Safety & Health Article November, 2009

Key Factors in Selecting FR Clothing

Question – When in the initial phases of coming into compliance with NFPA 70E and starting to evaluate different FR garments, why wouldn’t you just go with the least expensive garment that meets the standard?

Answer – While garments can look very similar on the surface, they often contain different characteristics. This is especially true in flame-resistant garments, where key elements like fabric brand used and construction techniques can make a real impact on both performance and wear life over time. Additionally, your company may have specific “business-to-business” needs in order to service your program, from credit, to specific alterations required, to the need for non-stock sizes or ordering online.

When evaluating flame-resistant clothing, it is about finding products that offer the best balance of protection, comfort and value.

Protection Considerations: The safety of your employees is the most important factor, so the number one consideration is protection.

1. Flame resistant durability. You need to make sure the fabric provides the protection level you require, and also have confidence that the FR protection will last over the wear life of the garment. Many garments today last years, which can mean 75 launderings or more.

2. FR manufacturer experience. You want to have the confidence that the next garment you buy will possess the same quality and FR performance as the last one you bought. The manufacturer should have ongoing quality control processes to ensure the integrity of the garment, and be able to track every garment back to the original fabric roll.

3. Withstanding real world conditions. The fabric and garments should meet the minimum standard requirements as well as be constructed for durability and designed to withstand real world conditions. “Real world” conditions takes into consideration performance after many wash & wear cycles as well as differing wash formulas. For example, industrial laundry wash formulas that may be harsher than those cited in standards.

Comfort Considerations: After protection, comfort is probably the second most important variable. If your employees dislike their FR uniform, they may not wear it consistently, or properly.

1. Wear tests. In recent years, there have been many new flame resistant fabrics entering the market, so you will have a choice. On the subject of comfort, one way to really know what works best in your work environment is to have your employees conduct a wear test among various garments. Working with a garment manufacturer that supports wear tests can be important.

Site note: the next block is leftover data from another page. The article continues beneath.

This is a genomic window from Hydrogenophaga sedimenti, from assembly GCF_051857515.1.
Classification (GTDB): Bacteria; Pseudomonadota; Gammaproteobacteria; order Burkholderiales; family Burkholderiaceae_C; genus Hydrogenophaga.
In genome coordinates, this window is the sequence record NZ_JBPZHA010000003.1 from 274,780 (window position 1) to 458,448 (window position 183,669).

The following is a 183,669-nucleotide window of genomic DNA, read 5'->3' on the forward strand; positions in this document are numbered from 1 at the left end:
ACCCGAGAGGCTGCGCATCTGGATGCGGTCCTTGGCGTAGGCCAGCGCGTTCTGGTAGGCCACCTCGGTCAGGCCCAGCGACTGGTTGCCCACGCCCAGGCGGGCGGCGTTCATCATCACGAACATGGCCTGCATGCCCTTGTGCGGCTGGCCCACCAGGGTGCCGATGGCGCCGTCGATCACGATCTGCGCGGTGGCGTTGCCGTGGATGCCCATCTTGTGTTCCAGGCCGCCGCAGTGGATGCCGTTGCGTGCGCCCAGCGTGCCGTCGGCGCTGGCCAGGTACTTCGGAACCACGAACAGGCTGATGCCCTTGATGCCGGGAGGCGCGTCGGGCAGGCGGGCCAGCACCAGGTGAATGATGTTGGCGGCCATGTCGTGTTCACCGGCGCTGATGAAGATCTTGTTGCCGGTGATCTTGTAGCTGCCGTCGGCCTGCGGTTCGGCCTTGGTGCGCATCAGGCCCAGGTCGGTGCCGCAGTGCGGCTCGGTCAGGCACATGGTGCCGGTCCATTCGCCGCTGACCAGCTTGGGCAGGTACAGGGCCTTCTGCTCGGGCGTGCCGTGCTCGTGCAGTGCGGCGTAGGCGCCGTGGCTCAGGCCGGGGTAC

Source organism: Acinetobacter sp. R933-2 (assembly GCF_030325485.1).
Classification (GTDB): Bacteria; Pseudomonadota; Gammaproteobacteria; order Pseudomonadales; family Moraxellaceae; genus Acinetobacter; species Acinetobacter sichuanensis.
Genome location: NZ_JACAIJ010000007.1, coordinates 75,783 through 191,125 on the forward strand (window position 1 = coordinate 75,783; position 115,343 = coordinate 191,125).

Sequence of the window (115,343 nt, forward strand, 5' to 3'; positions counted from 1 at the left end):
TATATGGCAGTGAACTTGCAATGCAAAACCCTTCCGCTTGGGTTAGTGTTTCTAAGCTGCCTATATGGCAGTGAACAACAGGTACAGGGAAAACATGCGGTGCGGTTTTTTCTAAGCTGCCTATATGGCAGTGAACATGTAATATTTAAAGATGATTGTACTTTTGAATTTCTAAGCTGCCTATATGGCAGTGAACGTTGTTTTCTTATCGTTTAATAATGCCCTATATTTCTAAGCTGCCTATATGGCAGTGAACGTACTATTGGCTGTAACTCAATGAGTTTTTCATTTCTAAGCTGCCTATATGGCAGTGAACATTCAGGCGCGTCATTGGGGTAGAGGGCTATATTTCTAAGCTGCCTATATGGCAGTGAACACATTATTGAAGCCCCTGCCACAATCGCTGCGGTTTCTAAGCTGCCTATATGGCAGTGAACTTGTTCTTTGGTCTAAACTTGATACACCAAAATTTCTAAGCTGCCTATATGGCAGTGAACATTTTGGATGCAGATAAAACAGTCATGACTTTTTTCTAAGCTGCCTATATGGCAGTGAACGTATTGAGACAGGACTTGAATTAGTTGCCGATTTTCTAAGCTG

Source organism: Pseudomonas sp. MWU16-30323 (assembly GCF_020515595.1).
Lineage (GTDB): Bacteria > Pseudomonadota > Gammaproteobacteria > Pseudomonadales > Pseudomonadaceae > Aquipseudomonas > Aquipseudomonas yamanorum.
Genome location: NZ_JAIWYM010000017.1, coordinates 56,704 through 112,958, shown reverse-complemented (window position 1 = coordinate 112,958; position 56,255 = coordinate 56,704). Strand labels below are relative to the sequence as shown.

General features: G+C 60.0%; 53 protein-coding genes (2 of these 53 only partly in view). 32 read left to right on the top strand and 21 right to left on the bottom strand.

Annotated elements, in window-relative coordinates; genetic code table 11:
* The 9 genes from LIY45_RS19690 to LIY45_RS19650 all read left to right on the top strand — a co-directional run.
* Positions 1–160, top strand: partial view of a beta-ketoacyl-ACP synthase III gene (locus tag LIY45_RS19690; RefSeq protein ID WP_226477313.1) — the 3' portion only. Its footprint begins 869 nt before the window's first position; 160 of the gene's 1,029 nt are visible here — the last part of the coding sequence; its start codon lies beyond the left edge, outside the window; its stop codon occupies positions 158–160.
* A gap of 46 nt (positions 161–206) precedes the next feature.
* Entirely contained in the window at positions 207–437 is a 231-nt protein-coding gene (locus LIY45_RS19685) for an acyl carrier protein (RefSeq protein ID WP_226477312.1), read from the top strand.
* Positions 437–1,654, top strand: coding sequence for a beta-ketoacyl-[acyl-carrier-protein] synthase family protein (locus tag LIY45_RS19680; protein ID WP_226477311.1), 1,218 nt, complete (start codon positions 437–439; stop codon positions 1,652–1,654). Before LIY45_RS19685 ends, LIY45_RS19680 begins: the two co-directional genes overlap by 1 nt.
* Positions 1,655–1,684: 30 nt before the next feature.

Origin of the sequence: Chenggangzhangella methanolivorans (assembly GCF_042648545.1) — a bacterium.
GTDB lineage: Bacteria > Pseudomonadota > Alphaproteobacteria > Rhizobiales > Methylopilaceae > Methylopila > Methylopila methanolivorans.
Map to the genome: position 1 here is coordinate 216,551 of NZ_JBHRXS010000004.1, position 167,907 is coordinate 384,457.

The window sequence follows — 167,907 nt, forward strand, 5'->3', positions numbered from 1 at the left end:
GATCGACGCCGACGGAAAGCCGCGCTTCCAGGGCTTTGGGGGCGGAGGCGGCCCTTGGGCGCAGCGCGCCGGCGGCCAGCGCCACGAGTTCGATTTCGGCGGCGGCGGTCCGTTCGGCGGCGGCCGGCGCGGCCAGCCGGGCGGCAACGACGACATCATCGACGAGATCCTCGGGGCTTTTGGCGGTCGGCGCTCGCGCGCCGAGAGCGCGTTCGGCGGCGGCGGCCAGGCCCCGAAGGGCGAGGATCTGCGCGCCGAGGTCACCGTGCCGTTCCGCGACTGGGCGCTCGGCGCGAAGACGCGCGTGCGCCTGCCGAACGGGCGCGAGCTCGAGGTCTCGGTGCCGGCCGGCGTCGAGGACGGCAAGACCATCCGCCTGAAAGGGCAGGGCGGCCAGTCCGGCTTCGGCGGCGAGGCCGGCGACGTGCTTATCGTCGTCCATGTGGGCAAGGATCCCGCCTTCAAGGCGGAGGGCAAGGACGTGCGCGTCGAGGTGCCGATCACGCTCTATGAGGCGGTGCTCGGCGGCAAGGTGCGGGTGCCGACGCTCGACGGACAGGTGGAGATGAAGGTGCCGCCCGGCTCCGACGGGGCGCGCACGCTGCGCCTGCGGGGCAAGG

2. Sizing & cut. Another key factor in comfort is how the garments are sized and how they’re cut. Having a more generous fit and having features like pleats and gussets help with ease of movement and can feel better on the job. Also, does that manufacturer offer a “short” or “long” that has been proportionally cut to fit that stature?

3. Non-stock sizes. You’ll also likely need garments to fit every employee at your location regardless of size. Be sure the manufacturer you select provides a broad range of sizes and can provide timely turn around on non-standard sizes.

Value Considerations: Because flame resistant garments are more expensive than regular work wear, value is an important consideration. For FR, value is more than just the upfront cost of a garment. If you have to replace it early because of excess shrinkage, or the seams fail, your cost per wear on that cheaper garment might really be higher than a higher quality garment.

1. Garment shrinkage. Certain types of flame resistant fabrics tend to have lower shrinkage. In particular, cotton based FR fabrics can vary in terms of shrinkage over time, and with 6% shrinkage you have moved down a complete size and will not fit that employee properly any longer.
2. Durable construction. Garments that are constructed for durability will also last longer. Construction features like reinforced snaps, multiple bar tacks in high stress areas, reinforced pockets, double and triple feld seams, and high stitch counts are a few techniques that can extend the life of a garment.

There is a saying that you “get what you pay for” and flame-resistant garments are no exception. The least expensive garment may not necessarily be the best choice in terms of value or providing protection over time. It is important to look for experienced suppliers who have the resources to stand behind their product and provide the ongoing consultation and services that are often required to help you manage a corporate flame resistant program over time.